We have reviewed the iZ3D LCD monitor in the past, but that was the 17″ version of yore. Fast forward in time and you get a larger screen real estate as the most notable of improvements. One thing you’ll notice about this monitor when you first take it out of the box is its thickness and weight. In order to fit in the necessary technology to support 3D viewing, that’s about as thin as it gets, but fret not – it won’t take up as much space as those chunky CRTs anyway, but it will take a while for you to get used to seeing something this chunky sitting on your desktop after having a slim LCD monitor all this while. Head on after the jump for the full review, but in the mean time do check out the system specifications.
- 22″ widescreen LCD display
- 1,680 x 1,050 resolution
- Viewing angle of 120/90
- 5ms response time
- 250 nit brightness level
- 600:1 contrast ratio
- Interface: 1 x DVI, 1 x DVI/VGA
The main reason why the iZ3D LCD monitor is so thick is due to the fact that it features a dual panel design so that it can merge two different images into a single one, offering the 3D experience while gaming that you have been hankering after for so long. This is a summary on how the technology works, but what we’re more interested would be how the monitor performs and not what goes on inside, right? After all, how many people who own a Ferrari actually know how the exotic beast functions, but instead prefer to just put the pedal to the metal and hear the roar of its V12 engine.
The box that the 22″ iZ3D comes in is rather hefty, but that is expected since the monitor itself being such a fragile device ought to be protected at all costs against any damage during shipping. Inside the interior are plastic bags securing the connector cables and a few pairs of polarized glasses that are required for your eyes to decipher the 3D effect. A quick start sheet is there to help you get going, but other than that you must be a pretty advanced computer user to be able to figure the whole thing out – if you’re extremely new to the world of computers, I’d strongly recommend getting someone familiar with monitor setups to join you in unwrapping your newest purchase.
This hefty beast would do well to come with a swivel display, so make sure you position it just right before using it as making small adjustments can be quite the pain. As with any other devices for your computer, make sure that all the relevant cables and connectors are hooked up properly before turning it on, since there is nothing quite like a wet blanket experience while trying to get your brand new purchase up and running.
As mentioned earlier, you will need to wear a pair of polarized glasses with the iZ3D LCD monitor if your eyes (and brains) are to decipher the dual images shown on the monitor itself. These glasses won’t win any fashion awards and chances are they will even increase the amount of geek points that you currently have with the opposite sex, but most importantly is the fact that they get the job done. They’re lightweight and comfortable, and iZ3D has even made provision for those wearing glasses by offering clip-on lenses. Be warned, however, that these clip-ons won’t come in varying sizes and shapes knowing that there are tons of different designs for glasses out there in the market these days. An additional pair of polarized glasses are also included so that the back-seat gamer can join in on the action without throwing up.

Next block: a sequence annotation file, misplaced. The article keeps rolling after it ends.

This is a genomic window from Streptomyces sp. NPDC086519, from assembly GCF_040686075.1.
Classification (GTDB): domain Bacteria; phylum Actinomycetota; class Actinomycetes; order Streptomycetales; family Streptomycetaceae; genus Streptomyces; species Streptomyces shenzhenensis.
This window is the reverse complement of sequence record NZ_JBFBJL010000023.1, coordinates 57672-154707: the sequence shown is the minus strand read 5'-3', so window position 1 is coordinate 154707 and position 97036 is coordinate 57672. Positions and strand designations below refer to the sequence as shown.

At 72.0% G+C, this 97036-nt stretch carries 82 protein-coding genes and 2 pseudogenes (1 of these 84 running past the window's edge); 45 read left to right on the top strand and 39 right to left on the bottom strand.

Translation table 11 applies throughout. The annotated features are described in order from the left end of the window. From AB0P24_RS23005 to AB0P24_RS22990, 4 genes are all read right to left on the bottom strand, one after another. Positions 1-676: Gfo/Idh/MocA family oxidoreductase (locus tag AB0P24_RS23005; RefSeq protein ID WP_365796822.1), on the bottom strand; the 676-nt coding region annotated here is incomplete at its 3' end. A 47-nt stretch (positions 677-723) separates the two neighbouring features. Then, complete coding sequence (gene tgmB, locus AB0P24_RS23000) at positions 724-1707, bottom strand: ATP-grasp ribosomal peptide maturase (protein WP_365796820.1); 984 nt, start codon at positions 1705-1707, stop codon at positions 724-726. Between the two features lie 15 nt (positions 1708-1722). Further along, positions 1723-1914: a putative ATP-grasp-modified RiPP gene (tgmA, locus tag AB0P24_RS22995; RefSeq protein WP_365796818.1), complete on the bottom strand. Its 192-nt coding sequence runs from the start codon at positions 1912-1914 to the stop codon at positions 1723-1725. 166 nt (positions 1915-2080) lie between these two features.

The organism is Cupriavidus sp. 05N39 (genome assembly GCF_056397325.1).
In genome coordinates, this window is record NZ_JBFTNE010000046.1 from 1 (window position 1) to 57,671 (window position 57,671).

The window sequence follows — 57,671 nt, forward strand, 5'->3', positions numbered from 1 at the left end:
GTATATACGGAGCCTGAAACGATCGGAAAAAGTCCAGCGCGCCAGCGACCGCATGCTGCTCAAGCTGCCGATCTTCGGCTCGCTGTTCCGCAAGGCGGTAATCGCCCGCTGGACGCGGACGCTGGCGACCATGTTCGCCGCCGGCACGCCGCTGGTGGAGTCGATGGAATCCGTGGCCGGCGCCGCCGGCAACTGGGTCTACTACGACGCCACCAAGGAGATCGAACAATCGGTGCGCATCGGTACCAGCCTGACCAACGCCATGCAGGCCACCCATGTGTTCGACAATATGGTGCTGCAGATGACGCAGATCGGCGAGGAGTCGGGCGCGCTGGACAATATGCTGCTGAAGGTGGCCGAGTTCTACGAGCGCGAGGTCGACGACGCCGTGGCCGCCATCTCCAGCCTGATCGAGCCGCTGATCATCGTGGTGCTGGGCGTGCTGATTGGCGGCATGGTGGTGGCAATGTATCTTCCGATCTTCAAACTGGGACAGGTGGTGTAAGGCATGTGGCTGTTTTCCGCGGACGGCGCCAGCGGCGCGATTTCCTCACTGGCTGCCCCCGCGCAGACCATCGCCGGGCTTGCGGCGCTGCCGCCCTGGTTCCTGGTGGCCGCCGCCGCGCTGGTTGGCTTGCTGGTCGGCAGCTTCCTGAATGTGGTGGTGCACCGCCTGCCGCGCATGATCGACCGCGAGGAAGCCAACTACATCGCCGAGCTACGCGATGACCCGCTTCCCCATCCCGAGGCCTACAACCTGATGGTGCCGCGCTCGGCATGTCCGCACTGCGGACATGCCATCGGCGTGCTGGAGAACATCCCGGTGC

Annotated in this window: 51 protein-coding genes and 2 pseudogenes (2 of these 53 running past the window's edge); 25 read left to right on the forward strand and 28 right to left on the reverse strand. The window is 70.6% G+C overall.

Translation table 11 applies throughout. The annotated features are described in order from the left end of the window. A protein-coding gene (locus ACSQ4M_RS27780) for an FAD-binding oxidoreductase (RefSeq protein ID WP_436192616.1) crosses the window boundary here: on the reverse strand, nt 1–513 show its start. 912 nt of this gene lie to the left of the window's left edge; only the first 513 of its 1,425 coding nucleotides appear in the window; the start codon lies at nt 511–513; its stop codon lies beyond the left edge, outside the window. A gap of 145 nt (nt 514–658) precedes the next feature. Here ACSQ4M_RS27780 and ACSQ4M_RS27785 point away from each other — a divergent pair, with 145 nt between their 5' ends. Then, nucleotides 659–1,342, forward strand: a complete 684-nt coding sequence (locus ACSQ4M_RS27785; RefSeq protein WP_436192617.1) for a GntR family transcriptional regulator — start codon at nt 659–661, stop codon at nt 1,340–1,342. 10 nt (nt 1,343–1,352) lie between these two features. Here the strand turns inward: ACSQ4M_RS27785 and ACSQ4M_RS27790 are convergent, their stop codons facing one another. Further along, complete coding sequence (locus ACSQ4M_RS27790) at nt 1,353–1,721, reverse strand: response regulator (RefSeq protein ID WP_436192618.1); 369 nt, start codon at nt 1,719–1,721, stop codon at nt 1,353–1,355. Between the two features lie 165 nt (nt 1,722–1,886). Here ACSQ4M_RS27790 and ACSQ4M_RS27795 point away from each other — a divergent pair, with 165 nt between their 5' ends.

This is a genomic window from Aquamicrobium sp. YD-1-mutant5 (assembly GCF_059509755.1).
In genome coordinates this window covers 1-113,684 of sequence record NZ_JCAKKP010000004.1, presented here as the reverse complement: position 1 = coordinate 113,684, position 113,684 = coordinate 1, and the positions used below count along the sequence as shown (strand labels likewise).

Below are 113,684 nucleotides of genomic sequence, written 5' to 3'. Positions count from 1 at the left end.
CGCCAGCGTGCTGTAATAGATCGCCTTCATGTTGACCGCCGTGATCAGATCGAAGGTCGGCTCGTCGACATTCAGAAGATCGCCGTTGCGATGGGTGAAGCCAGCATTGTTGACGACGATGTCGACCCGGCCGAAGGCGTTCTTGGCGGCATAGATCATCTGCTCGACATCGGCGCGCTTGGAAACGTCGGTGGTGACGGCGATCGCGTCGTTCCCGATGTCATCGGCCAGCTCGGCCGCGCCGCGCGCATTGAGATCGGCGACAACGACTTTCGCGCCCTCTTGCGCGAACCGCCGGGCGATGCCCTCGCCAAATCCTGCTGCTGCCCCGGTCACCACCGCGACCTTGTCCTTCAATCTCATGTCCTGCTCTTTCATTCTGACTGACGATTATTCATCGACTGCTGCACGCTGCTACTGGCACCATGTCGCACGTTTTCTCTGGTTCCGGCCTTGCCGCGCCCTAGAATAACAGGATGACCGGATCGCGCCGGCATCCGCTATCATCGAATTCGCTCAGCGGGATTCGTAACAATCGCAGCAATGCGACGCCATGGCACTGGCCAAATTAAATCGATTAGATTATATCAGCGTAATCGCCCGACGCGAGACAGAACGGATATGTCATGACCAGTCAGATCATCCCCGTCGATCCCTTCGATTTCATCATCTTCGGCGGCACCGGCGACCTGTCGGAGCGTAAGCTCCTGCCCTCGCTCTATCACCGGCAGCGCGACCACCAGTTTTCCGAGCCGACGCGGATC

Oneo word of caution though – games that aren’t on the iZ3D compatibility list have a very high chance of not working with the monitor, and might even crash the entire game. Guess you had best refer to the list of compatible games from iZ3D before you make a $699 purchase lest you remain disappointed with the results (or non-results more like it). Do bear in mind that the iZ3D does not play nice with OpenGL games at all, so all you Counter-Strike 1.6 fans will have to sit this one out. Direct3D mode is supported, but how many people out there actually dwell in games that use that mode anyways? Do take note that having the most up-to-date motherboards and video cards won’t do much for this monitor, since it doesn’t support SLI nor Crossfire configurations, nor does it work with 64-bit operating systems. Now that we’ve got the nitty gritty out of the way, how does it actually function for games that work?
This gaming monitor offers varying 3D experiences, and I believe that most people will be awed by the “wow” factor only for the first few times, only to revert back to their original monitor after a while. Some might take longer than others, but the novelty factor will surely wear off with time. Gameplay tends to be blurry whenever the action heats up – especially in first person shooters, and we all know that that is not conducive for gaming at all. As a consolation for hardcore gamers who have already bought this, at least you can use it as an ordinary 2D monitor for work purposes, although it would be overkill if anyone found out about the iZ3D’s latent capability.
One major drawback would be the need to update the monitor’s driver throughout its lifetime so that newer gaming titles will be able to work with it. Hopefully iZ3D will be able to provide support far and long into the monitor’s lifetime, and even beyond that if possible. Kudos to the iZ3D staff for their efforts thus far – I just hope that they won’t run out of steam so soon.
This monitor has been around for quite a fair bit, and it was originally priced at $999 when first released. That is prohibitively high, but with time, the price has been slashed to $699 today which could be a pretty interesting bargain for folks who have been biding their time to pick one up.
See also our 17” iZ3D LCD monitor review.
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